Recent dog attacks on beaches in the Blaauwberg area have raised questions about good dog-walking etiquette.
The issue of unleashed dogs is an emotional one and dog owners are divided as to whether they should leash their dogs or not.
But read any website on the golden rules when walking a dog and topping the list is leashing your dog unless it’s a big open park or beach where there are no other dogs around and you are close enough to your dog to control it. It’s uncontrolled dogs that have been responsible for nasty incidents on our beaches of late, including attacks on a seal (“Leashless dogs attack seal,” Tabletalk January 18) and a tourist (“Tourist attacked by dog,” Tabletalk, December 14 2016).
Sheila Wills, a trainer at Cape Dog Handlers Clubs, says, “ Ninety-nine percent of people do not have full control of their dogs when they are off leash, even when they think they do.
“There will always be a time, no matter how well-trained a dog is, that something will trigger its interest and that interest will be far more interesting than obeying its handler’s command to return. Then there is the other problem for people who have a reactive dog trying to retain control of their own dog when some strange dog will come running up towards it and the owner of the loose dog, far off in the distance is yelling, ‘It’s okay, my dog is friendly.’ Well, maybe so, but have you ever thought that the other dog is on a leash for a reason and the last thing that person wants is for some strange dog to come rushing up and causing their dog to react aggressively?”
She adds: “When the law states that ‘dogs should be under control’ that is exactly what it means, and very few members of the public have that control.”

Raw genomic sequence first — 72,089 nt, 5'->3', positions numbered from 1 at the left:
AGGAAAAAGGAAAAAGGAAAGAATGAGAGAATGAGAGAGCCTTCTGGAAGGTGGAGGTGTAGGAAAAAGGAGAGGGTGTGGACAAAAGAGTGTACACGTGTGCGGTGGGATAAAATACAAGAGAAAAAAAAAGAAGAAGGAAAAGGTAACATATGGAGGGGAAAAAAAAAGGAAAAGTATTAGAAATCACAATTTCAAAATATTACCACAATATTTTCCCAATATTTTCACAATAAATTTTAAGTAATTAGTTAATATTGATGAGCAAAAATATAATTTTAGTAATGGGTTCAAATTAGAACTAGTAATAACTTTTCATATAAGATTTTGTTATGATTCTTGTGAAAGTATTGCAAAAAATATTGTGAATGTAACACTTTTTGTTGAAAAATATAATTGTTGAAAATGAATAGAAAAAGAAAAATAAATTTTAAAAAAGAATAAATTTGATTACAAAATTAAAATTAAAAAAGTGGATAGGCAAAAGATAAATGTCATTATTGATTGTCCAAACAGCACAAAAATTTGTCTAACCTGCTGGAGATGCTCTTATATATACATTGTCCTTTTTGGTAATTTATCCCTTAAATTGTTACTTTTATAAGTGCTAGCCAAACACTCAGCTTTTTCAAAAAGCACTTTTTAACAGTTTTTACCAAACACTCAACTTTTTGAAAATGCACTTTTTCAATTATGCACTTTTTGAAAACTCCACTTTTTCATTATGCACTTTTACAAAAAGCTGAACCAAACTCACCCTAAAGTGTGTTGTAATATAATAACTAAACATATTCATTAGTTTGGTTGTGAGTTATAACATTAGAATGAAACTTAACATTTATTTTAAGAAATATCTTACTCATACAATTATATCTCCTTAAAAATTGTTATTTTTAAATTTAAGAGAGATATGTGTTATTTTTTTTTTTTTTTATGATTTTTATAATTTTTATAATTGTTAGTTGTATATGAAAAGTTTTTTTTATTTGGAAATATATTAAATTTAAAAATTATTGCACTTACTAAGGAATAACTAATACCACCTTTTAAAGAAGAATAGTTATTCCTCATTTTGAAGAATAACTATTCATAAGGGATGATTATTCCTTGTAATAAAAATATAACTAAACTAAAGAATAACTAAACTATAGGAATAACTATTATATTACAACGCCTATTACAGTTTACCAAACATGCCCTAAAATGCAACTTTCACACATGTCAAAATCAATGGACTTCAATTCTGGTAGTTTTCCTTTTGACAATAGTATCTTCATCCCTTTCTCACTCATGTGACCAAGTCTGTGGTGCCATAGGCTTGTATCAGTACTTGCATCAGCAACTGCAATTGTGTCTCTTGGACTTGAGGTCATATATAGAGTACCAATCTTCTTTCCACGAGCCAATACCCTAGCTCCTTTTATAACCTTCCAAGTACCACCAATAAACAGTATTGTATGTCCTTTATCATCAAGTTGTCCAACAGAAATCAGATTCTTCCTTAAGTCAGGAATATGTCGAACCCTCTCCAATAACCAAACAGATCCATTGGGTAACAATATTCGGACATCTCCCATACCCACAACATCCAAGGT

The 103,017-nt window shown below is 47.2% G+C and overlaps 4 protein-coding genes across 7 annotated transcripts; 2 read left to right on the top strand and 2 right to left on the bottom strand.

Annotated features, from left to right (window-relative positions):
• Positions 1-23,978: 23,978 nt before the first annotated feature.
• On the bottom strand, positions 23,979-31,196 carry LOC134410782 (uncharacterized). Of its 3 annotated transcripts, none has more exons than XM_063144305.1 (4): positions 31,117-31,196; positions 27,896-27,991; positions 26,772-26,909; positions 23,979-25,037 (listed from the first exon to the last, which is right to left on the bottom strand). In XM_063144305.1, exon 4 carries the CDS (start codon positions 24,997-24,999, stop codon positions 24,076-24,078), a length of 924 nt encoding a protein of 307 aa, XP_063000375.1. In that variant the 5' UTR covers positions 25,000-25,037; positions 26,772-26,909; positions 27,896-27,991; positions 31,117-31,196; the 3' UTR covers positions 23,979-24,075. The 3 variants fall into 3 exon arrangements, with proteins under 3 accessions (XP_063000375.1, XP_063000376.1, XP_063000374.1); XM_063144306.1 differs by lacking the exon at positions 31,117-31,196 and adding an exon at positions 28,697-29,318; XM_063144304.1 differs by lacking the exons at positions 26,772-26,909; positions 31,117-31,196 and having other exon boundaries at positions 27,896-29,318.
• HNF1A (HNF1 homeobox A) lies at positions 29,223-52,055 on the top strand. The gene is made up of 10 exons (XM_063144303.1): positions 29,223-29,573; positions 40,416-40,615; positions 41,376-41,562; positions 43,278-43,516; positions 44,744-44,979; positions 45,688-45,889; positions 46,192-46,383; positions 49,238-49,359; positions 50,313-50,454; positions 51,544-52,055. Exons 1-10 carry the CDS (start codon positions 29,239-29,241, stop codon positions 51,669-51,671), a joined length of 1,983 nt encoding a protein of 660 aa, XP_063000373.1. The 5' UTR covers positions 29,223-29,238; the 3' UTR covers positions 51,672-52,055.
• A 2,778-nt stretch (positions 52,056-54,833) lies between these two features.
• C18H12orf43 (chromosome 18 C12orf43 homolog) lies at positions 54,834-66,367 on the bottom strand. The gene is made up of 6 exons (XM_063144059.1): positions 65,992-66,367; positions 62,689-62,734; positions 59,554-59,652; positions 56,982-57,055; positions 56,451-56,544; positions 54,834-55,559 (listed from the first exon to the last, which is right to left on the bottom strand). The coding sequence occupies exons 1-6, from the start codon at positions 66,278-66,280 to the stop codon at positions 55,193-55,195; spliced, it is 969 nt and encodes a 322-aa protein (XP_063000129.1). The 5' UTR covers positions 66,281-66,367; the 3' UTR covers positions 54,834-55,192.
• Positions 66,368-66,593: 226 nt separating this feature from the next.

Parklands resident Emilia Tagliaferri, who owns two Rottweilers that she walks daily, believes all off-lead areas should be enclosed because dogs can be unpredictable.
“My dogs are socialised, but it’s a whole different story when they are on a lead and close to me and when they are in a different, strange environment.”
Mayoral committee member for area north, Suzette Little, says while some beaches permit dogs to run free, the animals’ owners still have a duty to control them at all times.
“If this cannot be achieved by voice commands, dogs must be on a leash and possibly muzzled if necessary, irrespective of whether it is a dog-free running zone. The City, she adds,”simply doesn’t have the resources to patrol every beach and public open space on a 24-hour basis and we rely heavily on the public to employ good sense and common courtesy”.
Anton van der Westhuizen lives in Table View and takes his two mixed-breeds for walkies on Blouberg or Big Bay beaches.
“I always allow my dogs to run free, but one has to be on guard because, as small-sized dogs, they are more vulnerable, and, as mine are rescue dogs, they have been through enough, and I’d hate anything to happen to them.”
Sandy Mahoney, of Bothasig, takes her two Labradors to Melkbosstrand or Milnerton Lagoon. “You are responsible for your dogs’ behaviour, and when I walk my dogs, I am always on the lookout, and when I see smaller dogs, I rein mine in. Dogs often have a pack mentality, and many owners of small dogs will feel uncomfortable to see large dogs running towards them. Usually, dogs just sniff each other and move along, but there are unsocialised dogs.”
The SPCA also stresses the importance of dog owners always having control of their animals, especially in public.”Negligent and careless behaviour by any animal owner are two key ingredients in a recipe for certain disaster,” says spokeswoman Tara McGovern.
Beauty without Cruelty’s chairwoman Toni Brockhoven agrees and says those not leashing in public or letting their dogs roam free without collars bearing the owners’ contact details should be fined heavily.
“That being said, there must be parks and sections of beaches where dogs can run free, and there is no reason whatsoever that an easily accessible kilometre of beach in each area cannot be fenced and gated, where dogs can play to their heart’s content,” says the Table View resident. Sadly, as always, it’s the humans involved who are irresponsible, selfish and apathetic. Companion animals, in this case dogs, come with the responsibility to train, socialise and neuter them. People who fail to do so should suffer the consequences. On a related doggie note, those people who don’t pick up their dogs’ poop should also be seriously penalised.”
Dogs can run free before 9am and after 6pm at Big Bay, Blaauwberg; Melkbosstrand; Milnerton lighthouse and Milnerton Lagoon.